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Quantifying The Products Of Incomplete Combustion From Petroleum, Petrochemical & Chemical Sector
Gas-Fired Process Heaters & Industrial Boilerse

Authored by:  J.G. Seebold

Corresponding Author: J.G.Seebold

198 James Avenue, Atherton, CA, USA
Phone: (650) 322-9893 

A mail can be sent to the Corresponding Author at jim.seebold@earthlink.net

Jim Seebold was the driving force behind the PERF 92-19 project to quantify the hazardous emissions from fired equipment in the refining, petrochemical, and chemical industries.  He recounts, in characteristic manner, the context, approach and results using BERL at Sandia Laboratories provide the necessary evidence for the regulatory bodies concerned about these emissions.  This work demonstrated the absence of emissions under normal operating conditions and quantified species formed under severe upset conditions – highly aerated and extremely fuel rich.  Even is none of the technical content interests you, read this paper for the refreshing literary style.

Key Words:

Cooperative Research and Development Agreement (CRADA); Western States Petroleum Association (WSPA); Industrial Combustion Coordinated Rulemaking (ICCR); Products of Incomplete Combustion (PICs); Hazardous Air Pollutants (HAPs); Volatile Organic Compounds (VOCs), Polycyclic Aromatic Hydrocarbons (PAHs); Polycyclic Organic Matter (POMs); Benzene-Toluene-Xylene (BTX); Light Volatile Organic Compounds (LVOCs); Heavy Volatile Organic Compounds (HVOCs); Maximum Achievable Control Technology (MACT); Petroleum Environmental Research Forum (PERF); Sandia National Laboratories, Livermore, California Combustion Research Facility Burner Engineering Research Laboratory (BERL); Convection Section Simulator (CSS); Conventional Diffusion Flame Burner (CDFB); Low NOx Diffusion Flame Burner (LDFB) Partially Premixed Combustion, NOx, soot, multiple injection, ignition delay, Exhaust Gas Recirculation


The petroleum, petrochemical and chemical sectors are the most combustion-intensive of all of the U.S. Department of Energy’s Industries of the Future.  The average garden-variety 300,000 barrels per day oil refinery has over 50 process heaters and industrial boilers typically firing hydrocarbon gaseous fuels at upwards of 3 billion Btu/hr continuously year-in, year-out to provide the energy products upon which America depends.  In the United States, the 1990 Amendments to the Clean Air Act required the U.S. Environmental Protection Agency to promulgate new regulations on emissions of hazardous air pollutants (HAPs) from petroleum, petrochemical and chemical sector process heaters and industrial boilers.  Unfortunately, the good science upon which to base those regulations was well known to be extremely limited and the paucity of field data then extant was widely recognized to be severely flawed.  Accordingly, PERF 92-19 was conceived to enable concerned individuals on all sides of the US EPA’s Industrial Combustion Coordinated Rulemaking (ICCR) table to understand the emissions from petroleum, petrochemical and chemical sector gas-fired process heaters and industrial boilers.  Utilizing beyond state-of-the-art measurement techniques, the project produced actual detections of the chemical kinetically-expectable hydrocarbon species emissions1 at concentrations so low as to demonstrate conclusively that they pose no threat whatsoever to public health and welfare. The result?  Ultimately no regulations related to the products of incomplete combustion (PICs) from gas-fired petroleum, petrochemical and chemical sector process heaters or industrial boilers appeared in the US EPA’s subsequently promulgated Maximum Achievable Control Technology (MACT) rules and no published health effects studies have appeared to date for the reason that there is simply no story there. The process and product of the landmark PERF 92-19 study are recorded in this paper.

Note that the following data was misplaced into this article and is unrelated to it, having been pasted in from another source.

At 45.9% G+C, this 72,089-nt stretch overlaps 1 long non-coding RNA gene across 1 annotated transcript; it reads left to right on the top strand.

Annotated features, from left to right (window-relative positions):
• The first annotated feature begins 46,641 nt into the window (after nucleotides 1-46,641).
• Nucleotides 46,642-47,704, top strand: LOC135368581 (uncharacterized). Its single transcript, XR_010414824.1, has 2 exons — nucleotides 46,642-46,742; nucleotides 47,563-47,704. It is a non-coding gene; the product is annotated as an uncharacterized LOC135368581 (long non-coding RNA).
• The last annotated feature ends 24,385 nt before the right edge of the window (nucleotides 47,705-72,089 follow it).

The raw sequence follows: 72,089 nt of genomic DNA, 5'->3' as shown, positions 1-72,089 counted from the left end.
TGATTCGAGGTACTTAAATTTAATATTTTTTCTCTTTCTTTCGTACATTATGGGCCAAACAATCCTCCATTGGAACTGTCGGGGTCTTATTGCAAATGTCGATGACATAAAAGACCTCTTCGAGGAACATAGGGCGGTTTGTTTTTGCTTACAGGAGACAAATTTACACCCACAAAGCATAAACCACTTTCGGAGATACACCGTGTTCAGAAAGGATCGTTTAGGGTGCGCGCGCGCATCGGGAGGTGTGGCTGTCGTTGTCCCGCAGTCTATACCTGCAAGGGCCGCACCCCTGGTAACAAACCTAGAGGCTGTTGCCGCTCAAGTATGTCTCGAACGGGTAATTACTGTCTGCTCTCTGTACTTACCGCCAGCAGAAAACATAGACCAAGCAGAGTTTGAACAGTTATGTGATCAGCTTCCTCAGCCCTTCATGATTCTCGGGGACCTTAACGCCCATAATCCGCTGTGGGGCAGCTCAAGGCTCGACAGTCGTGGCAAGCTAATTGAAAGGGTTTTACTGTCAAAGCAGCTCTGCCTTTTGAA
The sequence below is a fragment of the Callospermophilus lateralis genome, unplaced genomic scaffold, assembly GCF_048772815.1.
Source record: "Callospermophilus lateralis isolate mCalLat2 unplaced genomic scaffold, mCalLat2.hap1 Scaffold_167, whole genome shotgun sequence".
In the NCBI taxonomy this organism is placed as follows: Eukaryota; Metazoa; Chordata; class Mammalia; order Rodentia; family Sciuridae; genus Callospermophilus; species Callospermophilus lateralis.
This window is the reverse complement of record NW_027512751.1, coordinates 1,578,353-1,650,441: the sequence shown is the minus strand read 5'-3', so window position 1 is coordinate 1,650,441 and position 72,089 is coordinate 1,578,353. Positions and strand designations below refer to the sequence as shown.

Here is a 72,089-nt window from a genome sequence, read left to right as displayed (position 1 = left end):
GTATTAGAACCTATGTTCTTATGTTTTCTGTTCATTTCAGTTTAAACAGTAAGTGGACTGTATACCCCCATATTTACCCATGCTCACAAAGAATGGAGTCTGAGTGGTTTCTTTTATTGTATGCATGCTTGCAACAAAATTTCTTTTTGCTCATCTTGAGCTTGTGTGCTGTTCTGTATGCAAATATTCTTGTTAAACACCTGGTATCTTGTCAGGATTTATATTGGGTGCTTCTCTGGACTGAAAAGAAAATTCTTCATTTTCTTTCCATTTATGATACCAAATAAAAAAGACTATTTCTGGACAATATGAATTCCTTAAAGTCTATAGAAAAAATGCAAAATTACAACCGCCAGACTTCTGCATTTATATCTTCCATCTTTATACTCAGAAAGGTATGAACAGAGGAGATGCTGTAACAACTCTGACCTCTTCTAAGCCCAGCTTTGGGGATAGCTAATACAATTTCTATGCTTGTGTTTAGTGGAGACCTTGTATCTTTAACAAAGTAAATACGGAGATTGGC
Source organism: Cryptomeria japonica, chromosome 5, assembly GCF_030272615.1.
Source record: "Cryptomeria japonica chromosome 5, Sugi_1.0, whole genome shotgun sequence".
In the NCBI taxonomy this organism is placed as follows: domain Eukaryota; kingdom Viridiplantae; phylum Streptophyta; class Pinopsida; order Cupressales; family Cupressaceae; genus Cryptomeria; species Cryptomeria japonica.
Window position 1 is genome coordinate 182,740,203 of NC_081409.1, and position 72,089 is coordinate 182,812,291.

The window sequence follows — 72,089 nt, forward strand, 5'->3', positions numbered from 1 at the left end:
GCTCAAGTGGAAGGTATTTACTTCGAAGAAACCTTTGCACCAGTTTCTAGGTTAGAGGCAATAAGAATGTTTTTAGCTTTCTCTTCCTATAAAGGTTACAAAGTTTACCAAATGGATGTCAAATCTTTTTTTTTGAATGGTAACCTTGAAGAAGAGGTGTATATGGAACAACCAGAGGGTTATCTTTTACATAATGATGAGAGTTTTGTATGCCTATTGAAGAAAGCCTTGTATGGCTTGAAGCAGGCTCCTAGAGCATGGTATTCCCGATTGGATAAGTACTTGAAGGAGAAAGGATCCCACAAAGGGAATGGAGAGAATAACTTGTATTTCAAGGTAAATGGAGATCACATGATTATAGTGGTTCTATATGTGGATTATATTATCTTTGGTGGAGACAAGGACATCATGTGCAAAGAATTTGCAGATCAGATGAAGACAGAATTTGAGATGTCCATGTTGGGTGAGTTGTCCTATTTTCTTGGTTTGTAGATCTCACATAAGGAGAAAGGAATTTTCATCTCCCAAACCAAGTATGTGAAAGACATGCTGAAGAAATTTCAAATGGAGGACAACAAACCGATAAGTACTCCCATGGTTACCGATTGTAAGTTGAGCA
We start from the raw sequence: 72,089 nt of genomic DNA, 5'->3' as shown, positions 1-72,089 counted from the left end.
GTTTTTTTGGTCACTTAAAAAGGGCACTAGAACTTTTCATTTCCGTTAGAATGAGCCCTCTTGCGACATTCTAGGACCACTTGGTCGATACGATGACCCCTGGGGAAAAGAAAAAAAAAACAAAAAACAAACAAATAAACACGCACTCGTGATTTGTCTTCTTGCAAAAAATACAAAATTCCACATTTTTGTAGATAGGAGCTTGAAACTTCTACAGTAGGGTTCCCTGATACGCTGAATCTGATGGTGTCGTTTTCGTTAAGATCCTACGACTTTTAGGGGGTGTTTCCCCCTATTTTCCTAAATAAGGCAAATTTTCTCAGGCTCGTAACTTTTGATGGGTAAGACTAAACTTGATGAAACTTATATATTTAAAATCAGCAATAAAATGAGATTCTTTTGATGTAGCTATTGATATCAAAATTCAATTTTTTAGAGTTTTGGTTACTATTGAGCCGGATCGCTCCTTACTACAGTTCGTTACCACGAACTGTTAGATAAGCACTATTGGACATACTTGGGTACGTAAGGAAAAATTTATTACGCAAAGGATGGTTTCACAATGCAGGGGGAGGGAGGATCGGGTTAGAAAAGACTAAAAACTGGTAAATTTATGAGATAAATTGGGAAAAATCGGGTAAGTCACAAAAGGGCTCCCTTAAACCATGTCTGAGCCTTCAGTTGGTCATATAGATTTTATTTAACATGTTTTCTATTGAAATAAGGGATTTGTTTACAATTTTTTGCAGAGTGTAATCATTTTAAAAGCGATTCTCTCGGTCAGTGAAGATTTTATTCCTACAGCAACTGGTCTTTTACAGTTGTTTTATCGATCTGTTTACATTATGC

1 N.B., a table identifying the 59 hydrocarbon species that were actually detected and reliably quantified during the course of this study has been appended to this paper.


Publication in Industrial Combustion
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